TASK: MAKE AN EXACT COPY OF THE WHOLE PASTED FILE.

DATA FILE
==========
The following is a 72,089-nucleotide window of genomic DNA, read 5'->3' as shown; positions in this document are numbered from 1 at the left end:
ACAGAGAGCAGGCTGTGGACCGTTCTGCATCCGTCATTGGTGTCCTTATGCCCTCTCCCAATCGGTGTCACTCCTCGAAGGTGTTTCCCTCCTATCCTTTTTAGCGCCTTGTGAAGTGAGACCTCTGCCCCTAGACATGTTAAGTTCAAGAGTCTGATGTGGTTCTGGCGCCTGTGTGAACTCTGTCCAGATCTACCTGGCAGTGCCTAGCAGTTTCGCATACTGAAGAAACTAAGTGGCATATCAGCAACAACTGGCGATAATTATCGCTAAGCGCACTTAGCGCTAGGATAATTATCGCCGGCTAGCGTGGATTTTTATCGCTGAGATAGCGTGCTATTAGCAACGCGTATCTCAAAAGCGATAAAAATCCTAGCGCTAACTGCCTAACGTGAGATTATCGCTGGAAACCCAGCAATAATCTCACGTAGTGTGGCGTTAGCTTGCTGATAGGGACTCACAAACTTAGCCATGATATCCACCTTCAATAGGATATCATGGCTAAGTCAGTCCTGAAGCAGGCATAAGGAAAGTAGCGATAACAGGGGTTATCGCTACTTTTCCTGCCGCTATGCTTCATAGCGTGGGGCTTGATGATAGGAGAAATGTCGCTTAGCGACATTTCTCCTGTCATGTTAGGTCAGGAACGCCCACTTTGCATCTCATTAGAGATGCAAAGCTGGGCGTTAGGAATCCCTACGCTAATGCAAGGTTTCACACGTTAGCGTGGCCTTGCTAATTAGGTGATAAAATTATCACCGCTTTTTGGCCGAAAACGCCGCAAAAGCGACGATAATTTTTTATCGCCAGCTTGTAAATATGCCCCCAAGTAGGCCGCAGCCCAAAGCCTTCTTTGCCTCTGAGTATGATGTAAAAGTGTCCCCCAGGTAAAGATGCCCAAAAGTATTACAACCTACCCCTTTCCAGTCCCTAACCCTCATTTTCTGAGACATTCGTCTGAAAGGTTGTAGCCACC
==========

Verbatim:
The following is a 72,089-nucleotide window of genomic DNA, read 5'->3' as shown; positions in this document are numbered from 1 at the left end:
ACAGAGAGCAGGCTGTGGACCGTTCTGCATCCGTCATTGGTGTCCTTATGCCCTCTCCCAATCGGTGTCACTCCTCGAAGGTGTTTCCCTCCTATCCTTTTTAGCGCCTTGTGAAGTGAGACCTCTGCCCCTAGACATGTTAAGTTCAAGAGTCTGATGTGGTTCTGGCGCCTGTGTGAACTCTGTCCAGATCTACCTGGCAGTGCCTAGCAGTTTCGCATACTGAAGAAACTAAGTGGCATATCAGCAACAACTGGCGATAATTATCGCTAAGCGCACTTAGCGCTAGGATAATTATCGCCGGCTAGCGTGGATTTTTATCGCTGAGATAGCGTGCTATTAGCAACGCGTATCTCAAAAGCGATAAAAATCCTAGCGCTAACTGCCTAACGTGAGATTATCGCTGGAAACCCAGCAATAATCTCACGTAGTGTGGCGTTAGCTTGCTGATAGGGACTCACAAACTTAGCCATGATATCCACCTTCAATAGGATATCATGGCTAAGTCAGTCCTGAAGCAGGCATAAGGAAAGTAGCGATAACAGGGGTTATCGCTACTTTTCCTGCCGCTATGCTTCATAGCGTGGGGCTTGATGATAGGAGAAATGTCGCTTAGCGACATTTCTCCTGTCATGTTAGGTCAGGAACGCCCACTTTGCATCTCATTAGAGATGCAAAGCTGGGCGTTAGGAATCCCTACGCTAATGCAAGGTTTCACACGTTAGCGTGGCCTTGCTAATTAGGTGATAAAATTATCACCGCTTTTTGGCCGAAAACGCCGCAAAAGCGACGATAATTTTTTATCGCCAGCTTGTAAATATGCCCCCAAGTAGGCCGCAGCCCAAAGCCTTCTTTGCCTCTGAGTATGATGTAAAAGTGTCCCCCAGGTAAAGATGCCCAAAAGTATTACAACCTACCCCTTTCCAGTCCCTAACCCTCATTTTCTGAGACATTCGTCTGAAAGGTTGTAGCCACC